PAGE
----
Magic and conjuring arts come to Canadian university

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OTTAWA, Ont. – Carleton University has announced that it is seeking an appropriate candidate to be the inaugural holder of the newly created Allan Slaight Chair for the Study of the Conjuring Arts. It will become part of the faculty of arts and social sciences.

The university campus is located in Canada’s capitol city, Ottawa, alongside the picturesque Rideau River and historic Rideau Canal. It is also a short distance from Parliament Hill, the epicenter of Canadian federal government.

Carleton University [Wikimedia Commons].

Founded in 1942, Carleton’s standout programs include public affairs and policy management, sustainable and renewable energy engineering, and health sciences. More than 29,000 full and part-time students participate in undergraduate and graduate programs.

When news of this job posting hit social media, it caused a stir within Pagan, Heathen and Witchcraft communities. Some readers wondered if their experience as practitioners of Pagan spirituality would qualify them for the job, some speculated about how magic will be studied at the university level and others rolled their eyes at the Harry Potter references in the mainstream press announcements.

It is the nebulous use of the terms “conjuring arts” and “magic “ in the title for this position that has some interested people wondering.

The new chair was made possible by a $2 million leadership gift from the Slaight Family Foundation, and is being matched by the university. It is being named after philanthropist and family patriarch Allan Slaight, who made his fortune as a Canadian media magnate.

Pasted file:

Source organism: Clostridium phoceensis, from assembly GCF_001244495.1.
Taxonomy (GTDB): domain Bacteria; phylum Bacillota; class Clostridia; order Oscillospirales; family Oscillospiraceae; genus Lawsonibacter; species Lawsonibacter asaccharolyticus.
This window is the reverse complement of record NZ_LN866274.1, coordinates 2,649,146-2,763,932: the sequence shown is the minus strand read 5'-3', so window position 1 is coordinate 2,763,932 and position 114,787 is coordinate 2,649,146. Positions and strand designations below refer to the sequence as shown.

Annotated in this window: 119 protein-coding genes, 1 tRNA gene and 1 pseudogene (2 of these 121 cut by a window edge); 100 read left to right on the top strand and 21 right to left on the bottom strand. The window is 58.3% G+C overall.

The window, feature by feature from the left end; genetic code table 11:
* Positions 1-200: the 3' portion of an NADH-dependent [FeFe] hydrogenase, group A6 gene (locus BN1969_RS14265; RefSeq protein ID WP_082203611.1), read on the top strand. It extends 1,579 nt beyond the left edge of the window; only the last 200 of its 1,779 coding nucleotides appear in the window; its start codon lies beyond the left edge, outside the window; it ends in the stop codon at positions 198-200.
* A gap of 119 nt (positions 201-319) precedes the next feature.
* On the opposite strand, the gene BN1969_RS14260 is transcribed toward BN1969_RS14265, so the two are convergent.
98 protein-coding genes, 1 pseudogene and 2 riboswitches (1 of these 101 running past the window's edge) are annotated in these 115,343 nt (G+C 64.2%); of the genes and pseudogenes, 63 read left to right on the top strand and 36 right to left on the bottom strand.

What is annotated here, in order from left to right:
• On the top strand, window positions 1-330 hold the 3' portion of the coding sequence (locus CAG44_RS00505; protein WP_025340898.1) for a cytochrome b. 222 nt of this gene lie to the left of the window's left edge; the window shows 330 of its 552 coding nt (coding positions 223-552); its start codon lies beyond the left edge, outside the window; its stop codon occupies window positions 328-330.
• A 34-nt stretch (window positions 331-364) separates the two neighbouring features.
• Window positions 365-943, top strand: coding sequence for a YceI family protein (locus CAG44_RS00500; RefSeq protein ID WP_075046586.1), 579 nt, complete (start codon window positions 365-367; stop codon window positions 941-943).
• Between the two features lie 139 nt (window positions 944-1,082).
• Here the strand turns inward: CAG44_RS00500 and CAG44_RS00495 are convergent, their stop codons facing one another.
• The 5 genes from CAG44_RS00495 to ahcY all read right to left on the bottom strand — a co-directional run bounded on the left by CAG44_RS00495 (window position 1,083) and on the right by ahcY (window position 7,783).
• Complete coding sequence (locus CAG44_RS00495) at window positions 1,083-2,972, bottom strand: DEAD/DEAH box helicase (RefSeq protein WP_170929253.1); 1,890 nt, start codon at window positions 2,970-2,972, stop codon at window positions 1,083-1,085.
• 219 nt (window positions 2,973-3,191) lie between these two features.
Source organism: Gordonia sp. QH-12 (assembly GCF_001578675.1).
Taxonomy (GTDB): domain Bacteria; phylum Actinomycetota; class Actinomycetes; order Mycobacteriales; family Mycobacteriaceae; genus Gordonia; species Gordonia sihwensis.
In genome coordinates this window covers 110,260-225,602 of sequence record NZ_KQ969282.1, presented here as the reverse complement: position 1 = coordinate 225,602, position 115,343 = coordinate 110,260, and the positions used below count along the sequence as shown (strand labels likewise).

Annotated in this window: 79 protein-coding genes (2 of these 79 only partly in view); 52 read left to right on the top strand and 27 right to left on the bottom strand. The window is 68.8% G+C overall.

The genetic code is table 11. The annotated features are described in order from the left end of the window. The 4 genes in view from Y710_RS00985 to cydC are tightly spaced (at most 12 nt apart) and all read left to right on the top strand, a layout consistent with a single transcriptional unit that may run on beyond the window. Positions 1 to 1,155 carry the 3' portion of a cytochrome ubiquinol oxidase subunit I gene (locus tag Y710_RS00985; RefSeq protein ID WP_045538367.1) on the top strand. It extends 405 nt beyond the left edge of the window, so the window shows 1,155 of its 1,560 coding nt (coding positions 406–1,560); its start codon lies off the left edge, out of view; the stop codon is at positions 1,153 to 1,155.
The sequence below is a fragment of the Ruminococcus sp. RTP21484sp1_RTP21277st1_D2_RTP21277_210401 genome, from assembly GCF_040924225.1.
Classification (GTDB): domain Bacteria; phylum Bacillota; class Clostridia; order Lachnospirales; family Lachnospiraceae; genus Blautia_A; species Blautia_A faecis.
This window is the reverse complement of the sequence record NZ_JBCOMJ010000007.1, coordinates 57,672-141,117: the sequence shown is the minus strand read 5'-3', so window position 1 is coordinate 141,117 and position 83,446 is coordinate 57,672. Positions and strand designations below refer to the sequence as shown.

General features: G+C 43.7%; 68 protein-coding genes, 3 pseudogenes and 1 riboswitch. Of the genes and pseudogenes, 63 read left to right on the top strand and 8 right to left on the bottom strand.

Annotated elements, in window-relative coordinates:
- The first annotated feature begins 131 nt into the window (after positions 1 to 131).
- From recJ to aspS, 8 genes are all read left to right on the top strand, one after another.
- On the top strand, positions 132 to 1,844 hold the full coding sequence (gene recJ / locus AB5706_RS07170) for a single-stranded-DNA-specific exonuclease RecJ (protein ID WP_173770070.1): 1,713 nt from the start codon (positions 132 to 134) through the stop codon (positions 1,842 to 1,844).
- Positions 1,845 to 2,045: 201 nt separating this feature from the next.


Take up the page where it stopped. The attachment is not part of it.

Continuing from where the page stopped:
Slaight began his successful career as an on-air personality at a small radio station in Moose Jaw, Saskatchewan and went on to own 53 radio and two television stations, which he sold in 2007 for $800 million.

Alongside the traditional style of philanthropic endeavors such as donating millions of dollars to hospitals and cancer research, the Slaight Family Foundation, recognizing Allan Slaight’s lifelong interest in music, has also made notable donations in support of journalism, the National Ballet of Canada, and a long list of artistic and humanitarian causes.

Allan Slaight [courtesy].

It is Slaight’s passion for stage magic that has prompted the establishment of the new chair at Carleton.

At the age of eight, Slaight became fascinated with the tricks and illusions of stage magicians, after seeing the legendary children’s magician Johnny Giordmaine performing behind his magic counter in the toy department of the Eaton’s store in Toronto.

In the 1940s, as a teenager, Slaight toured the country as a mind reader named “Will Powers.” He later changed his act to a magic show under the name “Slaight & Co.”

Even after building his career in media and broadcasting, Slaight maintained a keen interest in magic, and wrote often for stage magic publications. He also wrote The James File, a sprawling multi-volume set, reputed to be the largest work ever published on stage magic. It is based on the work of the highly skilled Canadian magician and illusion innovator, Stewart James.